The previous sequence incrementally crawled one Web site. You could incrementally crawl more than one Web site for each iteration.

4.6 URLs Crawled When a Schedule is Launched

Whenever a schedule is launched, the list of URLs to be crawled are enqueued into a queue before the crawler is run. The enqueuing of URLs differs depending on whether it is the default schedule or a schedule containing user-defined Web sources:

4.6.1 Default Schedule

The default schedule implicitly crawls the default Web source. Therefore, any new seed URLs (that were added after the last default schedule ran) are enqueued first. Then, all other URLs that are assigned to the default Web source are enqueued for maintenance crawling. URLs that belong to hosts for which user-defined Web sources exist are not enqueued. For example, if foo2 was defined as a Web source for host, then URLs that begin with are not enqueued.

4.6.2 Schedules Containing User-Defined Web Sources

Schedules that have user-defined Web sources associated URLs belonging to all associated user-defined Web sources are enqueued. For example, if you associate the foo2 Web source, then all URLs that belong to host are enqueued.


For both the default schedules and for schedules containing user-defined Web sources, if both and are specified as inclusion patterns, then URLs belonging to host will be crawled even though those URLs were not enqueued at start up time. This happens if any page at has links to pages at This is why you must carefully redefine the inclusion and exclusion domains each time you run a schedule.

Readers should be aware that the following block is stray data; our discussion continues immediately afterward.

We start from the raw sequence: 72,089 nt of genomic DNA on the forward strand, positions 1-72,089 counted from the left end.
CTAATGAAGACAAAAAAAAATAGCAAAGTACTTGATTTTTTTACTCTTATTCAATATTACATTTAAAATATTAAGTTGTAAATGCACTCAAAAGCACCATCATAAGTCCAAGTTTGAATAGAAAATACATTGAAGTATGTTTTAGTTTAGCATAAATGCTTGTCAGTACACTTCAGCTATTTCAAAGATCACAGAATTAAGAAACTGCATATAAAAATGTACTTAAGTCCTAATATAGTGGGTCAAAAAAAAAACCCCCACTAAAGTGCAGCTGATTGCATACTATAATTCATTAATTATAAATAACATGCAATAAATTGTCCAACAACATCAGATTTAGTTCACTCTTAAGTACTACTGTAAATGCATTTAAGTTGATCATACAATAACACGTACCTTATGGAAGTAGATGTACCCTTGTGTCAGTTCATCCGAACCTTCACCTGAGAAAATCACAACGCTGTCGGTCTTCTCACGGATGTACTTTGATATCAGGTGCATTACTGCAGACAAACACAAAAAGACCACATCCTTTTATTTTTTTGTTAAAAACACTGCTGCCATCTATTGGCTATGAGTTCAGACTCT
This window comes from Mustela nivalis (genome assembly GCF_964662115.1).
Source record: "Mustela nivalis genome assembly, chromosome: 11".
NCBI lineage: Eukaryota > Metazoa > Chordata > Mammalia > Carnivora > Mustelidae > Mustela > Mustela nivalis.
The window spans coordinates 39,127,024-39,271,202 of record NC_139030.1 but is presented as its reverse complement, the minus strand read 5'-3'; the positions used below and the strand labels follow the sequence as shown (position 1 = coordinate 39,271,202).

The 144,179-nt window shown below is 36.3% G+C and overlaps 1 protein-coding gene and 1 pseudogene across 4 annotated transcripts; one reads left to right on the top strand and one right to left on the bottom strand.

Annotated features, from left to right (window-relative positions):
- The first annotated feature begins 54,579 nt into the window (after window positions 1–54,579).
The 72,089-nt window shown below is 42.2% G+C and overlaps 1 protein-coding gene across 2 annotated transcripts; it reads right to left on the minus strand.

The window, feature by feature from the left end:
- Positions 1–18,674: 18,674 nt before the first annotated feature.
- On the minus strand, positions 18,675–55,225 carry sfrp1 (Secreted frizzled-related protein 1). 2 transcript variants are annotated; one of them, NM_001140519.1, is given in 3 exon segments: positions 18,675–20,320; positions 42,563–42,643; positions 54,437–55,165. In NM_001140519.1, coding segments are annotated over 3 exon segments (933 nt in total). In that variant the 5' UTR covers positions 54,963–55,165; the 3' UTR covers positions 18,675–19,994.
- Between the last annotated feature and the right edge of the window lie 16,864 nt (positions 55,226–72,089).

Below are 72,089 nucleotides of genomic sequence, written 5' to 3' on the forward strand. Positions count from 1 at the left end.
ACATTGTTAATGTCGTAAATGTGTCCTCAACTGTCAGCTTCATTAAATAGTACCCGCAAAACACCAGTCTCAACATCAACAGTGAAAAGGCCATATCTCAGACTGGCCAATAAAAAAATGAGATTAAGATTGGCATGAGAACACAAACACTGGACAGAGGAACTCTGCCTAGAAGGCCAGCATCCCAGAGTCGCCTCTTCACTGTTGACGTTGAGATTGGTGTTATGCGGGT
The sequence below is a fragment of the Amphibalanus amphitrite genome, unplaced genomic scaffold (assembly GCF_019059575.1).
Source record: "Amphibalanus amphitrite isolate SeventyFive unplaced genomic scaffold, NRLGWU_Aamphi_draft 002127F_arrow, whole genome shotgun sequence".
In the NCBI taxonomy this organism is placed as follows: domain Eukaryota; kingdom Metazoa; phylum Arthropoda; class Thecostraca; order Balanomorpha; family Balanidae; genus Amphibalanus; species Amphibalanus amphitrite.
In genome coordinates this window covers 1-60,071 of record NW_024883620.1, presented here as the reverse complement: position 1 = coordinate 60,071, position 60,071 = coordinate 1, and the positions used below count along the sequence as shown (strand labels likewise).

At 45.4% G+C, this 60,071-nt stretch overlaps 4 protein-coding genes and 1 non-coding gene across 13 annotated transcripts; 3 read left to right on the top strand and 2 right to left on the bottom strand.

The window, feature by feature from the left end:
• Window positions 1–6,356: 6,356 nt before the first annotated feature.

5 Known Bugs

5.1 Bug 2219746 - Environment Not Getting Passed To Child Process Launched From JAVAVM On NT

The path of the JDBC OCI driver is not passed to the Ultra Search crawler JVM. As a result, the crawler cannot communicate with the database, and none of the crawled documents are indexed. By default, Ultra Search uses JDBC thin driver; therefore, no additional steps are needed for Ultra Search to work.

If you choose to use JDBC OCI driver for crawling, then Ultra Search requires %ORACLE_HOME%/bin to be part of NT system environment variable %PATH%. During Oracle installation, OUI makes the correct configuration to %PATH%. You must reboot the computer right after installation for this configuration to take affect.

5.2 Bug 2166510 - NLS: Crawler Shutdown Unexpected If Log Directory Name Contains MBCS

The crawler is unable to handle log directory path with multibyte characters.

Avoid specifying log directories that have Chinese, Japanese, or Korean characters.

5.3 Bug 2166662 - NLS: Can't Find Files With MBCS Name